We might begin by remarking the title, which is, at first sight, so long and unwieldy. Why didn't Wright just call his poem "Hammock," or "Lying in a Hammock"? Does it matter to us that the hammock was hung at William Duffy's farm, or that the farm was in Pine Island, Minnesota? No. We can only suppose that if the location does not matter to us, it did to the poet. And if we then suppose that the last line was hammered out in full seriousness (to decide otherwise is to render the poem irrelevant), then the titling confirms us. The precise location is given not to inform, but to memorialize a place and a time. The title is raised over the body of the poem like a marking stone: The scene that is described and enacted has assumed a great importance in the poet's life. . . .
On the surface of it, [the] first three lines are straightforward enough—no oblique meanings or gnarled syntactic patches. The speaking voice has established a calm, descriptive tone. Repose is implicit, not least for the psychological reason that one does not remark details like the blowing of a butterfly when one is agitated or upset. A clear picture begins to emerge. Indeed it is as though we were watching a painter at work. "Over my head"—the vertical axis is drawn; "the bronze butterfly" dabs in the first color, which, with the wide brushstroke of "black trunk" in the next line, is brightened by contrast. Nor is it only a contrast of colors; fragility and massive solidity are immediately put into opposition. "Green shadow" then softens the contrast of bronze and black through chromatic mediation. What's more, it brings dimension in, reminds us that we are not, in fact, looking at a simplified color composition. And as the impression of environment begins to take hold, we realize that it is by way of word-by-word widening of focus: A single butterfly is on a black trunk; the black trunk is bathed in green shadow. . . .
Color and scale apart, there are a few vital, though in some cases subliminal, linguistic effects to note. First, Wright is using the definite article, "the"—not "a"—with the butterfly. What we expect to, and perhaps do, read is the latter. The distinction seems minor, but it is not. With the definite article, as with the specificity of the title, the poet is preparing us for the "moment of truth." By saying "the," he has excerpted the moment of observation from temporal flow; he has weighted it. It is "the bronze butterfly" rather than "a bronze butterfly" because the perception represents the first step in what will be an unspoken internal movement—the beginning of a psychic dilation that will culminate in the words "I have wasted my life."
There are other details. For instance, the mimetic rightness of both the sound and positioning of "Asleep." "A-sleep" sketches in the ear the motion of a butterfly closing its wings. In addition, the sound of the word both suggests the whispery fragility of the insect and carries the hint of something sealed. The sticky / sound distinctly echoes its function in a word like "cling," where it contributes the phonic sense of adhesiveness. This is not arbitrary: The tongue has to adhere briefly to the roof of the mouth in order to make the sound.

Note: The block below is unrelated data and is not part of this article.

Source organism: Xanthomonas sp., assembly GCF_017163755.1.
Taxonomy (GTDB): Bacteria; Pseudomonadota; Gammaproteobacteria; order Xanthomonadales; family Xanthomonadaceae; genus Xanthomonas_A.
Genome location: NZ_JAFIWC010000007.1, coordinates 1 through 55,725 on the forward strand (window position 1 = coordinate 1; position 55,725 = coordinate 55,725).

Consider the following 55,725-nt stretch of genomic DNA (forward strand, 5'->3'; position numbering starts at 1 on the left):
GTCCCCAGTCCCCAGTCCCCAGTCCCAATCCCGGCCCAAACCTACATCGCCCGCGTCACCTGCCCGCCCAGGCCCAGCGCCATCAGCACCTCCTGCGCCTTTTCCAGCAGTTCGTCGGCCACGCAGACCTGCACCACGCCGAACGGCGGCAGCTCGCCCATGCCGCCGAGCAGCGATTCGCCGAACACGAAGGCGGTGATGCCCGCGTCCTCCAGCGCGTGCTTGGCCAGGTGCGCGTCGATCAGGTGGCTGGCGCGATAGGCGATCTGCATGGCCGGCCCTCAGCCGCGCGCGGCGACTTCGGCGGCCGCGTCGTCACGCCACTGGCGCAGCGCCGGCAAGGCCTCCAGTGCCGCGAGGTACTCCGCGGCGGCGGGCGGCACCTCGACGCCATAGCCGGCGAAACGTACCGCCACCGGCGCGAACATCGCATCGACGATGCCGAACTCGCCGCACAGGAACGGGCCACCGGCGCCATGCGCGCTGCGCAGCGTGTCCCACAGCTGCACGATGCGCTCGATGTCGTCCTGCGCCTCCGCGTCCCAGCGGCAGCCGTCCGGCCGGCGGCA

So, we have the bronze butterfly asleep on the "black trunk." The latter is solidified by its strong double stress. (We may remark, too, a neighborly nod to Pound's famous "wet black bough.") Resting against that trunk, its wings closed, sealed, the butterfly not only blows like a leaf, it looks like one. That might be obvious. Less obvious is the back-and-forth motion that is set up by the reversed accents of "Asleep" ( ) and "Blowing" ( ); the rhythmic pacing tells us that there is the merest hint of a breeze. Last, we cannot ignore the heraldic significance of the butterfly. The poem is, after all, the record of an existential transformation. How natural that the glance should be arrested first by those folded bronze wings.
[Birkerts compares Wright's phrase "green shadow with Andrew Marvell's "green shade."]
Down the ravine behind the empty house,
The cowbells follow one another
Into the distances of the afternoon.
Observe how the stress distribution in "Down the ravine" . . . neatly enacts the descending movement while the even, plodding iambs of the next line . . . give us the frank, four-footed progress of the cows. "Into the distances of the afternoon" . . . , with its long stretch of unaccented syllables, rounds out the effect. The cows have gradually wandered out of hearing; a long time has passed. A subtle play of stresses has done the work of condensing time. The march of iambs in the second line disintegrates in the third-just as clear sounds are broken up by distance. A half hour, maybe more, has elapsed. Our vestigial nature clock, activated by rhythm, tells us that. The condensation is further secured by the combined metonymy/synesthesia: Cowbells are made to stand for cows, and the cowbell sounds are transposed from the auditory into the spatial sequence. The result is an almost imperceptible blurring of the space/time distinction and an enhancement of the subjective sense of reverie. . . . it feels as though we are taking forever to get through the syllables. "Down the ravine"—the two stresses . . . crowd us with the impressions of slow, laboring animal life. We read through the whole next line under this retarding influence—it is stress-enforced. But as we work through "Into the distances of the afternoon," we are conscious of a sudden rhythmic liberation. "In-"changes the pitch. The heaviness is turned into lightness and transparency, the plodding sensations are undone, rendered into the abstraction of "distances." Eighteen words, but the psychic shift we go through is considerable. It contributes to our feeling that time has elapsed.